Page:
I sincerely hope that at the top of the agenda for discussion when the First Minister and the Prime Minister next meet will be how the European convention on human rights has been incorporated into our law.
Stewart Potter is a 43-year-old prisoner who is in jail for assault and robbery—an incident during which he held a knife to a shop assistant's throat. He is aggrieved that when he makes a phone call, the recipient hears a recorded message to warn them that the call comes from a prison. Potter finds that "embarrassing". Should not Potter be embarrassed by how he has wronged society? Is the First Minister embarrassed that, once again, the criminal is coming first and the victim a very poor second?
It would be wrong for me to comment on the case, as the Lord Advocate and
I was pleased that the Parliament voted last Thursday to end the unconditional early release of prisoners, which has resulted in some such difficulties over the years. That law was introduced by the Conservatives and the Scottish Parliament has abolished it.
The public are becoming sick and tired of the First Minister refusing to take any responsibility for what is going on in this country. This contemptible farce is happening on his watch. Prisoners—people who have wounded and scarred our society, including some who have killed—now claim that they should be able to vote. Stewart Potter, who held a knife to a woman's throat, complains about his phone calls. It is pathetic.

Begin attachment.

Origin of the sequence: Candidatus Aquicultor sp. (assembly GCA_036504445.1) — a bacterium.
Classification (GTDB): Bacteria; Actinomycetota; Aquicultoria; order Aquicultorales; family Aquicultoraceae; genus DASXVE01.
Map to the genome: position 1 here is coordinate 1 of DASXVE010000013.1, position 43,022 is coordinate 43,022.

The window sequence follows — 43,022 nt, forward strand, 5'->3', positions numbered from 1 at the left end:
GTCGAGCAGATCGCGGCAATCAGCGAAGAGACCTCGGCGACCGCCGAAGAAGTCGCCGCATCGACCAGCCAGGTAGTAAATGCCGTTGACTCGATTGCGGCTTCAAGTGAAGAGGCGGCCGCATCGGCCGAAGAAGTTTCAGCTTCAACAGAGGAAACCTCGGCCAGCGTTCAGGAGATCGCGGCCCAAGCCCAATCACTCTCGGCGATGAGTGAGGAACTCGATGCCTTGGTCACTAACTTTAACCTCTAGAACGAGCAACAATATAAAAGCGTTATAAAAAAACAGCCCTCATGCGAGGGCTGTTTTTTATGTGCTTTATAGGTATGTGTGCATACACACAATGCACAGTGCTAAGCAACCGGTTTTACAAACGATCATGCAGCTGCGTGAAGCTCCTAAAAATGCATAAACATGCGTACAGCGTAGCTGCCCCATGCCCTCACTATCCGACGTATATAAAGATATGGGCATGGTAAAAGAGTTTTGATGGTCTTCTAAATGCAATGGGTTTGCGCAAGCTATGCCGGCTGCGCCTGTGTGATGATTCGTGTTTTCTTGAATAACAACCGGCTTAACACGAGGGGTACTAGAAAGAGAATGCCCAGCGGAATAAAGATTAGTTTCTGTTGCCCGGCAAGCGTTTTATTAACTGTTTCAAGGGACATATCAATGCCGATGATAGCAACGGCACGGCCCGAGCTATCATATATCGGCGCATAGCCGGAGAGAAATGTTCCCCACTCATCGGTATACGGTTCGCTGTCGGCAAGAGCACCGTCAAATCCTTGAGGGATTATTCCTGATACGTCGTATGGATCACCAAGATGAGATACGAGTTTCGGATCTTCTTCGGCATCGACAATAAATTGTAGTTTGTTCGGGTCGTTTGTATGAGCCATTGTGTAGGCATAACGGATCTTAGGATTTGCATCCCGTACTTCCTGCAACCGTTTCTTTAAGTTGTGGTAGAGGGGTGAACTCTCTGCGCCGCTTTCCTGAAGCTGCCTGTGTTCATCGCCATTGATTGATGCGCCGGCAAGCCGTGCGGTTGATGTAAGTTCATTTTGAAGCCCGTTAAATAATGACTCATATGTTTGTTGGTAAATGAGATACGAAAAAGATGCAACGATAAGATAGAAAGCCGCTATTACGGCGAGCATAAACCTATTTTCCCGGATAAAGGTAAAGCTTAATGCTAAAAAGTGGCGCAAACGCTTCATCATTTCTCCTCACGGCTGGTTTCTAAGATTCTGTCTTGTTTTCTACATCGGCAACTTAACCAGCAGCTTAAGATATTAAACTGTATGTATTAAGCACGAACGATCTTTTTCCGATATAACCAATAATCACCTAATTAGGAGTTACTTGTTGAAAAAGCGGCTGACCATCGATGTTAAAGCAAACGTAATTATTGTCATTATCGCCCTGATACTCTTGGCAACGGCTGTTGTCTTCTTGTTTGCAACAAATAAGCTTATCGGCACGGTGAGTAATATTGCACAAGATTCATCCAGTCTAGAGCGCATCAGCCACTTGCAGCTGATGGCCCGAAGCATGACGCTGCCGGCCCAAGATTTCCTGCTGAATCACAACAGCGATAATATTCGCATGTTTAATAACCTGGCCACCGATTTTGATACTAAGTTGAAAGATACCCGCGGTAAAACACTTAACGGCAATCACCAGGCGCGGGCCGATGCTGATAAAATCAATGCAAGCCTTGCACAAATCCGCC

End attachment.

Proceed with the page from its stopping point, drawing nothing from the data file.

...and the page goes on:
I pledge that my party, with my Westminster colleagues, will review the integration of European human rights laws, so that victims, and not criminals, come first. Will the First Minister pledge to do the same?
We have debated automatic early release. Miss Goldie has the luxury of opposition to comment on court cases, but I do not, although I wish I did on this occasion. The Lord Advocate and her team are considering an appeal and it is right and proper for them to do so.
In recent years, we have had several debates in the chamber about automatic and unconditional early release.
We have now, in effect, abolished that policy.
I remind Mr Gallie that the Conservative Government signed us up to the ECHR. The Conservatives cannot say that they do not like the decisions that follow from the ECHR when they signed up to it in the first place.
Because of our policies and because of the measures that the Executive and the Parliament are pursuing—tougher sentences, better regimes, community sentences, actions throughout our society to tackle violence in the community, tougher knife laws and tougher air-gun laws—the violent crime rate in Scotland is reducing. It is lower than it was under the Conservatives and
Was that not just typical of this First Minister? He is Scotland's very own Pontius Pilate, washing his hands of this perverse system—a system that puts prisoners first. Some of us have a bit more courage. Today, my party unveiled a £1 billion assault on crime and drugs—the biggest programme to tackle the issues ever seen in Scotland.
I ask the First Minister, who is running this country—him or the criminals?
Dear oh dear oh dear. We hear this rhetoric from the Conservatives in the chamber, but it does not reflect in any way their record when they were in government—when crime in Scotland was nearly 25 per cent higher than it is today and increasing, and when there were 1,500 fewer police officers in Scotland than there are today.